Liz Robbins – The Good and Terrible Stars

Liz Robbins
The Good and Terrible Stars

On a night, strong, like the bright scent of lemon: how wrong-headed
my obsessions, the need to be alone.

And how utterly necessary, otherwise, why live in a divided country?

I’m the detective and the thief: pulling in people, then hoarding space.

Standing, squinting at the distance: how much to acquiesce? To defend?

Standing in a burning field that’s also a tiny room. Even explaining
the conflict’s a rabbit trap, an ungrateful alibi.

Everyone’s tired, in different ways.

Everyone, driving in loops.

On a night, you might find yourself outside, away from the brightly-lit
party for a time. Inside, a door

about to shut. What clears your brittle path: looking back to the group,
or up?

Michael Mingo – Qualia

Michael Mingo

The eye-searing saturation
of IKB, a liquid blue paint
that’s pigment-intense, spread
over my whole visual plane;

my head throbbing in the absence
of Advil, or a heartache turned
into a panic attack; just what
your lips on mine stimulate:

such qualities have no equal.
Would such squalls of sensation
never cease. My only wish
is for the aesthete’s existence,

though some may judge me
as a hedonist, an uncured
Epicurean. I would take
their derision as medicine.

Most mornings, I get up
so beset with depression
I sense less than that woman
raised in a monochrome room,

who studied nothing but color
as told by textbooks, data sets
from spectrometers. No one
is certain, no one agrees, what

she learned when she emerged.
Were I in Mary’s shoes, or rather,
in Mary’s mind, could I even
begin to tell the difference?

Samuel W. James – Above the Tobacconist

Samuel W. James
Above the Tobacconist

White blinds, defined by dark mould spots in the corners,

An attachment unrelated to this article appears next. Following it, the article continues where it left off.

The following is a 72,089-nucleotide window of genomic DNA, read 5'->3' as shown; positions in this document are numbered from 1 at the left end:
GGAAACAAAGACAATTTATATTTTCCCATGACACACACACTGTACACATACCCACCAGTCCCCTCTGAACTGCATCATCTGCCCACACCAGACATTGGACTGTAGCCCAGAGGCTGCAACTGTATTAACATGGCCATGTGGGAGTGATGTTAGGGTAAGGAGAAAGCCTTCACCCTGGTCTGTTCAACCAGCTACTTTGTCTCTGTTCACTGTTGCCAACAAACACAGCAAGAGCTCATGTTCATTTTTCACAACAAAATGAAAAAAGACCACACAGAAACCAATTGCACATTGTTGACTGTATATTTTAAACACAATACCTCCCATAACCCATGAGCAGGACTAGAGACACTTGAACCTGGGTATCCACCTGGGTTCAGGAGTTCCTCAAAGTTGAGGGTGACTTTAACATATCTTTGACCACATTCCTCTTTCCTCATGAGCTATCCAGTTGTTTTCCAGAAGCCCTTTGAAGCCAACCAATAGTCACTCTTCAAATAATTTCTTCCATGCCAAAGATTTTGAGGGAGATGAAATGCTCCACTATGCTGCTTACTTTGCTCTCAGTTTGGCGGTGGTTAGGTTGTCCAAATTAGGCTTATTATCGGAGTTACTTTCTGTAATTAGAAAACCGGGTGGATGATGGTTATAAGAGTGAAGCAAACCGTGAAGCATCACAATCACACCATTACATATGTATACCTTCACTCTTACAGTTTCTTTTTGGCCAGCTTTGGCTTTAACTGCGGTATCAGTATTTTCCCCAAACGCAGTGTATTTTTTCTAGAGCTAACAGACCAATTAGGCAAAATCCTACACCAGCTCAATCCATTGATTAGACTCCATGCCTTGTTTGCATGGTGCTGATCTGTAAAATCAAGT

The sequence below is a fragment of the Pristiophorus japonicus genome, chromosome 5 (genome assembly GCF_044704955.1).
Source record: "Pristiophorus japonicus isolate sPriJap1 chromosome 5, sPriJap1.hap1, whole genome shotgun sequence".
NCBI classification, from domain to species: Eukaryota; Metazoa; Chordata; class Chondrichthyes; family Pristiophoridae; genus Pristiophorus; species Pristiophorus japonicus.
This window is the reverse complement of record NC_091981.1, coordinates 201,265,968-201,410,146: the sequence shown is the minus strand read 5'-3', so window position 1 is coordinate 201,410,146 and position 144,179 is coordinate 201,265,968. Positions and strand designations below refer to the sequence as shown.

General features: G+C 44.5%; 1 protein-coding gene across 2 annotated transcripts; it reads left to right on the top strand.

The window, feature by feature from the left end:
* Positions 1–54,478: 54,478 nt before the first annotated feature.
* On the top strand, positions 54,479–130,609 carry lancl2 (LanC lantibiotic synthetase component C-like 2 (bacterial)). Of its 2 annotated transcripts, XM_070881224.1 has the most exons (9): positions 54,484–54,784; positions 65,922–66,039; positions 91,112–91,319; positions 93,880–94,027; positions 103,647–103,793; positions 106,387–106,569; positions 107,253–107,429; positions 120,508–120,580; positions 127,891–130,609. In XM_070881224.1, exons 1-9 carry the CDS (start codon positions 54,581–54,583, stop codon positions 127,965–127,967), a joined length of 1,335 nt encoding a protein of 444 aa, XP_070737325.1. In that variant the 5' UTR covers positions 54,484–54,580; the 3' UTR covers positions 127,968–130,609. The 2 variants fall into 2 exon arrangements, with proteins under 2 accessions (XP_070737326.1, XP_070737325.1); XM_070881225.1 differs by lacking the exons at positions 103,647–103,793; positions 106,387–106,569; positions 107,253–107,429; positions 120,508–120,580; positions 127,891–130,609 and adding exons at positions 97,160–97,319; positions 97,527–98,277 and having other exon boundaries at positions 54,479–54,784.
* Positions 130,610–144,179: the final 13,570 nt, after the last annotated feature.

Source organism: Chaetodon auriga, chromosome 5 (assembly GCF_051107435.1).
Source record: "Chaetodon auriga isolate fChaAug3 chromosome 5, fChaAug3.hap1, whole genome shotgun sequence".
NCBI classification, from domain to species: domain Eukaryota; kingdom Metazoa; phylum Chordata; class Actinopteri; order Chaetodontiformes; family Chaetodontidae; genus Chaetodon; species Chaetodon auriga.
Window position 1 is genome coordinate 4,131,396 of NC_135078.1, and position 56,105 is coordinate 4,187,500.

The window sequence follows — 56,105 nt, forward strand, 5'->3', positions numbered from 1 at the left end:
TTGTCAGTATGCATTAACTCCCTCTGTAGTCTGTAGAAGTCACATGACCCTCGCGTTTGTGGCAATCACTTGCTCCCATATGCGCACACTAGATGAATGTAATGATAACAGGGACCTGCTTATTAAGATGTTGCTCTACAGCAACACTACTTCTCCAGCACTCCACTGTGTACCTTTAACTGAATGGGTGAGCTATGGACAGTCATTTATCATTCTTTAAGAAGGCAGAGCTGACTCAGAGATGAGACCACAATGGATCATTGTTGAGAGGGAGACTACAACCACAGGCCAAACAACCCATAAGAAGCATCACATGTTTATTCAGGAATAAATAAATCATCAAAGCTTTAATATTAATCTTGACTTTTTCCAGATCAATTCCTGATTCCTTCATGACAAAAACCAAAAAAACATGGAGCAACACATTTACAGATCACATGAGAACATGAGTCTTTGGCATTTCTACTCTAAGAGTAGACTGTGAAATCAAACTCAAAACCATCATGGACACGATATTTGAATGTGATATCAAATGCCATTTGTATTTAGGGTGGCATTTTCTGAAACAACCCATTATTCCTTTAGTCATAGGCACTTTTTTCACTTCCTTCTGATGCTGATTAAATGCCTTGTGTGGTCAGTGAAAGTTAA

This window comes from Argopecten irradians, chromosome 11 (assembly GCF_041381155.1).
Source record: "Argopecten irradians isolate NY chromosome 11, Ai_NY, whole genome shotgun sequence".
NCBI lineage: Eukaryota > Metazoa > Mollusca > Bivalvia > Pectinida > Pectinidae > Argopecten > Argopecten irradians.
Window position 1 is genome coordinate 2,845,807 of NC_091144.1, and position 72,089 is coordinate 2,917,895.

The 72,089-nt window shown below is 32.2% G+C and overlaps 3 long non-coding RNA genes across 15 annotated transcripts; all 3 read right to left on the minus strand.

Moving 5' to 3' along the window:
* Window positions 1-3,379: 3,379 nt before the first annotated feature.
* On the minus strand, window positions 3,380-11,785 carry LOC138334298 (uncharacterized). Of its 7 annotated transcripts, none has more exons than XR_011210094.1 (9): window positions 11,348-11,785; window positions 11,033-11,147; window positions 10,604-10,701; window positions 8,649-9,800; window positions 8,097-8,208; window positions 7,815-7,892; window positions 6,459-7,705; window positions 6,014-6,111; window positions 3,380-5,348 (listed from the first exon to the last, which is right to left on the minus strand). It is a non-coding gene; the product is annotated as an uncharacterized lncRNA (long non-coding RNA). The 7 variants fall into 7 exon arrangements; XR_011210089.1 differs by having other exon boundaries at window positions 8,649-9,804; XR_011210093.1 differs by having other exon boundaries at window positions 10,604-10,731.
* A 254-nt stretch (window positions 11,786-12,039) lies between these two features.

ran back and forth on hollow wire insulator. Selby
town centre, where he moved after the divorce,
above the tobacconist, in his second-storey flat; I woke

to see dawn set to work, followed by the early risers.
The pet-food factory by the bridge, we passed it
on entering and leaving the town, and I guessed
it must be where these weekend workers were going.

When the wind blew a certain way, I could smell it
in summer through the window, like off milk and vinegar,
as I watched the cobbled carpark around which the centre
was built, noting the characters who came into the dingy
early opening shop; the faint ring of the bell below.

Meryl Stratford – October, Sailing the English Channel

Meryl Stratford
October, Sailing the English Channel

I watched it again today,
a grainy, black and white movie
filmed almost four decades ago.
Like a ghost ship she sails along.
The camera focuses on self-steering gear:
a wind vane and a tiller that steers
without the help of human hands.
A long line, drifting astern,
measures speed in nautical miles.
The camera looks up at the sails, forward
over the life raft and coils of rope.
It observes waves rushing toward us,
surging away in foam. It studies
lightships in the channel
and the famous white cliffs.
It lingers on the sheen of light.
It goes below to show us galley,
bunks, bins where sails are stowed.
It suggests someone is there,
but no one is seen.
Only a wisp of windblown hair.

Simon Brod – Stadionkade, Amsterdam

Simon Brod
Stadionkade, Amsterdam

I.  15 July 2015, 7.45 a.m.

Today, right in the gap between breakfast and duty,
where stern-faced houses loom on either side,
a patch of sun emerges to embrace me
as I walk a narrow bridge across deep waters
whose face, dark and glassy as a mirror,
beckons, lets me peek through open windows,
glimpsing into life on upper floors

where a bird perched on the windowsill observes,
with an eye that pierces the skin of things and sees,
below on the water’s surface, the sky floating,
beyond it, looped in shadows and tangled weeds,
fish swim heedless circles, and here, lost